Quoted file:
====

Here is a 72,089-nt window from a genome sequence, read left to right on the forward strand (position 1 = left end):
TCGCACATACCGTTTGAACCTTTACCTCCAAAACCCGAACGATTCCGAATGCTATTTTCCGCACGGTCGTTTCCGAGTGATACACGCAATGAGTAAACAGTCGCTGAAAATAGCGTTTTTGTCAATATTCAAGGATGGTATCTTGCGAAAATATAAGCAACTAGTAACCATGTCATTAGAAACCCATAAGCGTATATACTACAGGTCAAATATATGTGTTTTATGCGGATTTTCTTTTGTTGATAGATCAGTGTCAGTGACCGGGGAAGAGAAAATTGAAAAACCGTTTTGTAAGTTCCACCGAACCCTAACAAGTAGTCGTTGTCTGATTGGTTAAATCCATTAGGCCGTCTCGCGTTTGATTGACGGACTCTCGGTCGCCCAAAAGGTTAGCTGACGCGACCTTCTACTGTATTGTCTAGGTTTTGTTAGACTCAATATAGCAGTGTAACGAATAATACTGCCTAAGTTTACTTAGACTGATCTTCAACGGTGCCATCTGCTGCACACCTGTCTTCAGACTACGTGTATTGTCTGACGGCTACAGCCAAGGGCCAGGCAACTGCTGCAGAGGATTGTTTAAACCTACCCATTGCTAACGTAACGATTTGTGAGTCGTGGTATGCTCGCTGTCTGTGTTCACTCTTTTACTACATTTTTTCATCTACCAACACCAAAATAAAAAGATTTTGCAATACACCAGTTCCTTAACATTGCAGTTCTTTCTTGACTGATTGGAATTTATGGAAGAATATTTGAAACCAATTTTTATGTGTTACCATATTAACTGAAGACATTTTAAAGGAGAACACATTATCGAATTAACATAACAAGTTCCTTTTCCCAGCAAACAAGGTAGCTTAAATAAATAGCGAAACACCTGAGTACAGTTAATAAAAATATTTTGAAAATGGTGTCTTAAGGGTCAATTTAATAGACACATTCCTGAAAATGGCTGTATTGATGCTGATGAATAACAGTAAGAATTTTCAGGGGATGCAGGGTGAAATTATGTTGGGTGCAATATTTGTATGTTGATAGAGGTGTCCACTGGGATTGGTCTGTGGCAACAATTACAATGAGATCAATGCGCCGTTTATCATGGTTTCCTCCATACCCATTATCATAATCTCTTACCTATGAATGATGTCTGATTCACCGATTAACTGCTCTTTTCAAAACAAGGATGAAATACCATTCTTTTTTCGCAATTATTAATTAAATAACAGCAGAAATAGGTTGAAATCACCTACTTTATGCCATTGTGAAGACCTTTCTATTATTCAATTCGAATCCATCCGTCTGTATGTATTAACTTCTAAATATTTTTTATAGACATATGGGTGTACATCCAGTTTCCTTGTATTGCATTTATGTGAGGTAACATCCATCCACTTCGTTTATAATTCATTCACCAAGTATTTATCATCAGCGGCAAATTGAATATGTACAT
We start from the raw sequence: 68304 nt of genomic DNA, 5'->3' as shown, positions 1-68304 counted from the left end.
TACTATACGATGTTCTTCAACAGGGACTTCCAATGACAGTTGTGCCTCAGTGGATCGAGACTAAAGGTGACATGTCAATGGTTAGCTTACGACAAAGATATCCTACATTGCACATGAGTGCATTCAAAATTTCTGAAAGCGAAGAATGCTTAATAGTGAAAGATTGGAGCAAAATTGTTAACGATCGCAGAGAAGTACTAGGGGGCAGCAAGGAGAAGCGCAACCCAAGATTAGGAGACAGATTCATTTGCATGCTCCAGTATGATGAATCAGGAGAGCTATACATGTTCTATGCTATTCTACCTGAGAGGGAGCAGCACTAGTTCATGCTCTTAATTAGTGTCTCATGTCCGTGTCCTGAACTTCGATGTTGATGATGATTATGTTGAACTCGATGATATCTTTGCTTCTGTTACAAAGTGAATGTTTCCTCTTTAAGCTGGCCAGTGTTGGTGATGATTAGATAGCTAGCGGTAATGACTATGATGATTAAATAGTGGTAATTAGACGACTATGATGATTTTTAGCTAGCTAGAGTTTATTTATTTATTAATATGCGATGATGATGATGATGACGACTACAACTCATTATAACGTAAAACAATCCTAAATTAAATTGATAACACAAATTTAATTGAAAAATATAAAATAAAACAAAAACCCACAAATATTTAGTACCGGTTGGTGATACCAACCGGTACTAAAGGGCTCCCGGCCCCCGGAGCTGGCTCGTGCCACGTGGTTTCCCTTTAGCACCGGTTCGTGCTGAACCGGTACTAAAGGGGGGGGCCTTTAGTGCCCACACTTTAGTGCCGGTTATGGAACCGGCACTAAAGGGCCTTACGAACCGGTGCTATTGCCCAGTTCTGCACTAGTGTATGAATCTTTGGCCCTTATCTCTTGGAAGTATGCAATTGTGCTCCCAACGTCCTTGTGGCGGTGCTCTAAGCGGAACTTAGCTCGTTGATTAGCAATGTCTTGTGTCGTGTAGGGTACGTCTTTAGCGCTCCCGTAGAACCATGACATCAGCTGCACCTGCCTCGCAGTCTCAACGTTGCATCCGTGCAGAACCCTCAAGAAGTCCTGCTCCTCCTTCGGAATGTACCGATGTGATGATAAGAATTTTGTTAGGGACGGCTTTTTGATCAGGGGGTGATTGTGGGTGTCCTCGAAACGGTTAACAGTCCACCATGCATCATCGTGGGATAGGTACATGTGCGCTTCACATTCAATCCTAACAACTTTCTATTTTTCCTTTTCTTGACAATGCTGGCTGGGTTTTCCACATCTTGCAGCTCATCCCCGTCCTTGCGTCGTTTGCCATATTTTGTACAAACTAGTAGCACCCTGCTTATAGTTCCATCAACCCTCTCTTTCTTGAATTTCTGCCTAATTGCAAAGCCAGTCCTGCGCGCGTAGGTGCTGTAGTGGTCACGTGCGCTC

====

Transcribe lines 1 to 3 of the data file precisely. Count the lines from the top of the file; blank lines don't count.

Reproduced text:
Here is a 72,089-nt window from a genome sequence, read left to right on the forward strand (position 1 = left end):
TCGCACATACCGTTTGAACCTTTACCTCCAAAACCCGAACGATTCCGAATGCTATTTTCCGCACGGTCGTTTCCGAGTGATACACGCAATGAGTAAACAGTCGCTGAAAATAGCGTTTTTGTCAATATTCAAGGATGGTATCTTGCGAAAATATAAGCAACTAGTAACCATGTCATTAGAAACCCATAAGCGTATATACTACAGGTCAAATATATGTGTTTTATGCGGATTTTCTTTTGTTGATAGATCAGTGTCAGTGACCGGGGAAGAGAAAATTGAAAAACCGTTTTGTAAGTTCCACCGAACCCTAACAAGTAGTCGTTGTCTGATTGGTTAAATCCATTAGGCCGTCTCGCGTTTGATTGACGGACTCTCGGTCGCCCAAAAGGTTAGCTGACGCGACCTTCTACTGTATTGTCTAGGTTTTGTTAGACTCAATATAGCAGTGTAACGAATAATACTGCCTAAGTTTACTTAGACTGATCTTCAACGGTGCCATCTGCTGCACACCTGTCTTCAGACTACGTGTATTGTCTGACGGCTACAGCCAAGGGCCAGGCAACTGCTGCAGAGGATTGTTTAAACCTACCCATTGCTAACGTAACGATTTGTGAGTCGTGGTATGCTCGCTGTCTGTGTTCACTCTTTTACTACATTTTTTCATCTACCAACACCAAAATAAAAAGATTTTGCAATACACCAGTTCCTTAACATTGCAGTTCTTTCTTGACTGATTGGAATTTATGGAAGAATATTTGAAACCAATTTTTATGTGTTACCATATTAACTGAAGACATTTTAAAGGAGAACACATTATCGAATTAACATAACAAGTTCCTTTTCCCAGCAAACAAGGTAGCTTAAATAAATAGCGAAACACCTGAGTACAGTTAATAAAAATATTTTGAAAATGGTGTCTTAAGGGTCAATTTAATAGACACATTCCTGAAAATGGCTGTATTGATGCTGATGAATAACAGTAAGAATTTTCAGGGGATGCAGGGTGAAATTATGTTGGGTGCAATATTTGTATGTTGATAGAGGTGTCCACTGGGATTGGTCTGTGGCAACAATTACAATGAGATCAATGCGCCGTTTATCATGGTTTCCTCCATACCCATTATCATAATCTCTTACCTATGAATGATGTCTGATTCACCGATTAACTGCTCTTTTCAAAACAAGGATGAAATACCATTCTTTTTTCGCAATTATTAATTAAATAACAGCAGAAATAGGTTGAAATCACCTACTTTATGCCATTGTGAAGACCTTTCTATTATTCAATTCGAATCCATCCGTCTGTATGTATTAACTTCTAAATATTTTTTATAGACATATGGGTGTACATCCAGTTTCCTTGTATTGCATTTATGTGAGGTAACATCCATCCACTTCGTTTATAATTCATTCACCAAGTATTTATCATCAGCGGCAAATTGAATATGTACAT
We start from the raw sequence: 68304 nt of genomic DNA, 5'->3' as shown, positions 1-68304 counted from the left end.